There are a number of tasks when for some reason it is more convenient to export data from databases to a PDF document without using the recently popular HTML to PDF conversion scheme. This article will show you how to generate a PDF document using the Aspose.PDF for .NET Core 2.0 library.
Using this library has some advantages:
It's a single cross-platform API for .NET/.NET Standard 2.0, Java, and Android platforms with native core, so you don't need additional dependencies;
Large set of data converters from/to PDF;
Wide range of functions for editing PDF and additional functions like signing, encryption, text extraction etc;
To demonstrate the solution, the standard template "ASP.NET Core Web Application / Web Application (Model-View-Controller)" was used.
One of the most important classes in Aspose.PDF is a Document class. This class is a PDF rendering engine. To present a PDF structure, the Aspose.PDF library uses the Document-Page model, where:
- Document - contains the properties of the PDF document including page collection;
- Page - contains the properties of a specific page and various collections of elements associated with this page.
Therefore, to create a PDF document with Aspose.PDF, you should follow these steps:
- Create the Document object;
- Add the page (the Page object) for the Document object;
- Create objects that are placed on the page (e.g. text fragment, table, etc.)
- Add created items to the corresponding collection on the page (in our case it will be a paragraph collection);
- Save the document as PDF file.
The most common problem is the output of data in a table format. The Table class is used to process tables. This class gives us the ability to create tables and place them in the document, using Rows and Cells. So, to create the table, you need to add the required number of rows and fill them with the appropriate number of cells.
The following example creates the table 4x10.
When initializing the Table object, the minimal skin settings were used:
- ColumnWidths - width of columns (by default);
- DefaultCellPadding - the default fields for the table cell;
- Border - table frame attributes (style, thickness, color);
- DefaultCellBorder - attributes of the cell frame (style, thickness, color).
As a result, we get the table 4x10 with equal-width columns.
The Table class provides methods for interacting with ADO.NET data sources - ImportDataTable and ImportDataView. The first method imports data from the DataTable, the second from the DataView.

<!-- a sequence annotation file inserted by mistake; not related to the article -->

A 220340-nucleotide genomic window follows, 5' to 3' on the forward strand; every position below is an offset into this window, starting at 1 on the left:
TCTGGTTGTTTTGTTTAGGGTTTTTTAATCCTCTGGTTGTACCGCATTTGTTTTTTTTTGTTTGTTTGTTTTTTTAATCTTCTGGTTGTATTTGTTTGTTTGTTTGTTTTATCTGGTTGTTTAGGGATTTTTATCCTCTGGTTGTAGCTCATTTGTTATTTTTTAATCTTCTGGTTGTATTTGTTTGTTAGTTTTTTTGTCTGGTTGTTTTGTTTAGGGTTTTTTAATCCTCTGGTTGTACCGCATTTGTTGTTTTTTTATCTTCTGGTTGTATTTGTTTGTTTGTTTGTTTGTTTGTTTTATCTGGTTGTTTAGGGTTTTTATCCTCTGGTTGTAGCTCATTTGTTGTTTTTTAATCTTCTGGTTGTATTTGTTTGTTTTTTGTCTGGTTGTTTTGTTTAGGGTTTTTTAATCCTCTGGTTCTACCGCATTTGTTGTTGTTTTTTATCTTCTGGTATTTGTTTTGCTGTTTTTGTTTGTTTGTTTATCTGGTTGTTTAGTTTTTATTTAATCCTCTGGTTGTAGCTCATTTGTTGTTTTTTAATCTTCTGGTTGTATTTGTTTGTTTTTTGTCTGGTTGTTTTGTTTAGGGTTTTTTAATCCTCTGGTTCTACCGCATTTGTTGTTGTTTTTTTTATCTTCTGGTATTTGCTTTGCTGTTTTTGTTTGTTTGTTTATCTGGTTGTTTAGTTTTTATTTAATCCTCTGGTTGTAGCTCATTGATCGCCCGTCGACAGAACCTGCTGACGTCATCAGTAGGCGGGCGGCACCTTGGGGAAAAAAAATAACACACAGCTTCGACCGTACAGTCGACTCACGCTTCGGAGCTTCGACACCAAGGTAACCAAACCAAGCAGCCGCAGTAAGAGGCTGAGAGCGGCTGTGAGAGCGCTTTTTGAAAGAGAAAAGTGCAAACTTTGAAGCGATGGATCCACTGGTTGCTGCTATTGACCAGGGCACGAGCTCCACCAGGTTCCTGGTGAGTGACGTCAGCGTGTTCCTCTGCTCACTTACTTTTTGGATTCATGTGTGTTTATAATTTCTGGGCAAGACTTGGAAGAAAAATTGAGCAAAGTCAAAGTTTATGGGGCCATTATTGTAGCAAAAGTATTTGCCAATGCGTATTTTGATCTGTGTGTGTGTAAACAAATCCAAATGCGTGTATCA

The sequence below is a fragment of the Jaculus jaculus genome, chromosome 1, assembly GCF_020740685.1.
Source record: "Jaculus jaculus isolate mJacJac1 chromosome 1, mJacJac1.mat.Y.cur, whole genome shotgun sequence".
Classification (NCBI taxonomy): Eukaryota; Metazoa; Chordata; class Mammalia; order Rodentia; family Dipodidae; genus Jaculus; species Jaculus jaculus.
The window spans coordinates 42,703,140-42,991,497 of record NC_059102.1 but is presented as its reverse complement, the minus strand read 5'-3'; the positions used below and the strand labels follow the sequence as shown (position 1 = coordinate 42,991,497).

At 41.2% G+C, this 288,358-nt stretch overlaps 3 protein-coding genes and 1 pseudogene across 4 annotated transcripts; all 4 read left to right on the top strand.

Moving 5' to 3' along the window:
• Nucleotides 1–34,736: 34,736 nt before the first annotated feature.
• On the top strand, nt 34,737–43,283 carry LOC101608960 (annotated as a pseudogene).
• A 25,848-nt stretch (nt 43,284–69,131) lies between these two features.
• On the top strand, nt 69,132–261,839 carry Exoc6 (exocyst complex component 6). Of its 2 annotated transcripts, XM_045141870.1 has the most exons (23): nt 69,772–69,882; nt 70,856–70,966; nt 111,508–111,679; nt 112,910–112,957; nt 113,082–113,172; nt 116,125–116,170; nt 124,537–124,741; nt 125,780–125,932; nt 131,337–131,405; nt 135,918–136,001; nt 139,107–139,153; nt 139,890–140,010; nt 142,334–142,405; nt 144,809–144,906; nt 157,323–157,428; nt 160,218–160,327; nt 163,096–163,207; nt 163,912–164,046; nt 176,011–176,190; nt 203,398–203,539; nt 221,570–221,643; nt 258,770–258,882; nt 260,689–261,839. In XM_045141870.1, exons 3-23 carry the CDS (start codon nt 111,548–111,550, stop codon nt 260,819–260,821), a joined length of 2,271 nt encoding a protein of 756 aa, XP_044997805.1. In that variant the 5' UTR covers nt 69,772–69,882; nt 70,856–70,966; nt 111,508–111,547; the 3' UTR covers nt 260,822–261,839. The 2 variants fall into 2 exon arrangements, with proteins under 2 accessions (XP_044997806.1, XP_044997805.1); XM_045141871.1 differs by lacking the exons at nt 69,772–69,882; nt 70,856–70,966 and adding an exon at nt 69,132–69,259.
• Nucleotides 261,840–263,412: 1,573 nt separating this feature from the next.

Premising that these objects are not very convenient for working in the MVC template, we will limit ourselves to a brief example. In this example (line 50), the ImportDataTable method is called and receives as parameters a DataTable instance and additional settings like the header flag and the initial position (rows/cols) for the data output.
More relevant for .NET Core 2.0 is the import of data from ORM frameworks. In this case, it's a good idea to extend the Table class with extension methods for importing data from a simple list or from the grouped data. Let's give an example for one of the most popular ORMs - Entity Framework.
The Data Annotations attributes are often used to describe models and help us to create the table. Therefore, the following table generation algorithm was chosen for ImportEntityList:
- lines 12-18: build a header row and add header cells according to the rule "If the DisplayAttribute is present, then take its value otherwise take the property name"
- lines 50-53: build the data rows and add row cells according to the rule "If the attribute DataTypeAttribute is defined, then we check whether we need to make additional design settings for it, and otherwise just convert data to string and add to the cell;"
In this example, additional customizations were made for DataType.Currency (lines 32-34) and DataType.Date (lines 35-43), but you can add others if necessary.
The algorithm of the ImportGroupedData method is almost the same as the previous one. An additional GroupViewModel class is used, to store the grouped data.
Since we process groups, first we generate a line for the key value (lines 66-71), and after it - the lines of this group.
The Document class has a Save method that allows you to save the result. In our case, the result is a file that will be downloaded by the client application (browser).
To sum up: this article shows you how to import data into tables in a new document. Adding a table to an existing document is also possible, but it is somewhat more complex and will be treated separately.